I haven’t read Sherwin Nuland’s How We Die: Reflections of Life’s Final Chapter, but everyone I know who’s done a stint in a hospital–doctor, nurse, chaplain, volunteer–tells me it’s a ubiquitous find in the ICU. Descriptions of its contents tend to emphasize the word “humanistic”, so I suppose I chalked its popularity up to Nuland having channelled secularist feelings about death in a smart, accessible way, i.e. without being a complete downer. Anyway, the other day someone forwarded me an excerpt of an interview he did with Krista Tippett back in 2009 (I think–Nuland died in 2014), and while some anti-religious sentiment definitely creeps into their discussion, a few of Nuland’s observations are too rich and relevant not to share. It certainly accounts for the response that every preacher (and writer) hopes for, namely “Have you been tapping my phone? Were you under the bed last night?”, not to mention the relieved looks on the faces of those uttering the words, ht JD:

9780679742449Do you know what I learned from writing [How We Die], if I learned nothing else? The more personal you are willing to be and the more intimate you are willing to be about the details of your own life, the more universal you are… And when I say universal, I don’t mean universal only within our culture. You know, there’s a lot of balderdash thrown around — “You don’t understand people who live in Sri Lanka and their response to the tsunami because you just don’t know that culture.”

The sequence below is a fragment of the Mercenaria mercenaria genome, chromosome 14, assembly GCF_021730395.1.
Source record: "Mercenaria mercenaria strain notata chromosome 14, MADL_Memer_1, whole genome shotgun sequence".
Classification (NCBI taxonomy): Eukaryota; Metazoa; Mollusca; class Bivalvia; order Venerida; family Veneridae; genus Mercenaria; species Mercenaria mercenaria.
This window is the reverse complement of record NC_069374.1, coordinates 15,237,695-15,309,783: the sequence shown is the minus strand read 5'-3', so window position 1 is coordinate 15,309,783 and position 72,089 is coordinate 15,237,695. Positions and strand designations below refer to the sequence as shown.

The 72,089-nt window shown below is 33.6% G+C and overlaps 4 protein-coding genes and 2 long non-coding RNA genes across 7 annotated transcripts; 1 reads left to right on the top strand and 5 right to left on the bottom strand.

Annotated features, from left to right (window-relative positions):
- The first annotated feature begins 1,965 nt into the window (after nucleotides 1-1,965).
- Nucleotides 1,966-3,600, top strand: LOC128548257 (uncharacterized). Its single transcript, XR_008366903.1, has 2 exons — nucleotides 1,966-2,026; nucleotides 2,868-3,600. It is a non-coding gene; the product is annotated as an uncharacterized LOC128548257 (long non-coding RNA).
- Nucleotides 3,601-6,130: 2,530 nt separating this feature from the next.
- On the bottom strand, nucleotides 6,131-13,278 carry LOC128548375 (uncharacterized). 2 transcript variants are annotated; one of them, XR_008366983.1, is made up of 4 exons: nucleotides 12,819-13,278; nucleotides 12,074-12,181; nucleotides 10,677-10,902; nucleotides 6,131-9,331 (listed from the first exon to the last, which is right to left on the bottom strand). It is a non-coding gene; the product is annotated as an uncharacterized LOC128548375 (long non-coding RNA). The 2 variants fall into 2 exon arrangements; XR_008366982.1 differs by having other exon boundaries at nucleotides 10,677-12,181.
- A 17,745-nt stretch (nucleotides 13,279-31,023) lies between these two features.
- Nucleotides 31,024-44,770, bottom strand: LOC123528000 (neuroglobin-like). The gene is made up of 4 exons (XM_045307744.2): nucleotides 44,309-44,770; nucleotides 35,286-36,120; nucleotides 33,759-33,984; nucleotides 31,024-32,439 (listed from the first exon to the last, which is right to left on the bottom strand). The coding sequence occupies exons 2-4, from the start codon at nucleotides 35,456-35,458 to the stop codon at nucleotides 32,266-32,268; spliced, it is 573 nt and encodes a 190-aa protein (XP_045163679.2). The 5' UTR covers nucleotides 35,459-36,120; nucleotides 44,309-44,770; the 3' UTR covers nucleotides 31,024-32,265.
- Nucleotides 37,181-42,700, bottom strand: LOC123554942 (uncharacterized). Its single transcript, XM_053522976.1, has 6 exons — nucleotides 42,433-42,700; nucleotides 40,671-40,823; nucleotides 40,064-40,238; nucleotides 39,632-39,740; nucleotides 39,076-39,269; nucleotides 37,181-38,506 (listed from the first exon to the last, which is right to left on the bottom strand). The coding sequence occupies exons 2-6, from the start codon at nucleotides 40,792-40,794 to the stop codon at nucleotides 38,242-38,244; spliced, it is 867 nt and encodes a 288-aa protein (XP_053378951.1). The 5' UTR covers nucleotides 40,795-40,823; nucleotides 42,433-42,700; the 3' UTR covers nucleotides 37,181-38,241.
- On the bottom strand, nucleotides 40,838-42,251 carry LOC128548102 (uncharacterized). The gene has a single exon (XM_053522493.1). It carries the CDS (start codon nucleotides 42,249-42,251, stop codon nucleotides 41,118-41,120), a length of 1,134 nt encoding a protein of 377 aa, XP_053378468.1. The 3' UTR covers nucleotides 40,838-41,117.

Well, there’s an element of that — but, to me, cultural differences are a kind of patina over the deepest psychosexual feelings that we have, that all human beings share…

There is a book that I wrote called Lost in America, and there is a quotation in that book. It’s the epigraph of that book, and it’s attributed to Philo. Nobody who’s a Philo expert has been able to find it for me, and I certainly can’t find it. “Be kind, for everyone you meet is carrying a great burden.” [ed. note: actual quote is “Be kind, for everyone you meet is fighting a great battle.”] Well, that’s the philosopher’s stone.

When you recognize that pain — and response to pain — is a universal thing, it helps explain so many things about others, just as it explains so much about yourself. It teaches you forbearance. It teaches you a moderation in your responses to other people’s behavior. It teaches you a sort of understanding. It essentially tells you what everybody needs. You know what everybody needs? You want to put it in a single word? Everybody needs to be understood. And out of that comes every form of love.

If someone truly feels that you understand them, an awful lot of neurotic behavior just disappears — disappears on your part, disappears on their part. So if you’re talking about what motivates this world to continue existing as a community, you’ve got to talk about love… And my argument is it comes out of your biology because on some level we understand all of this.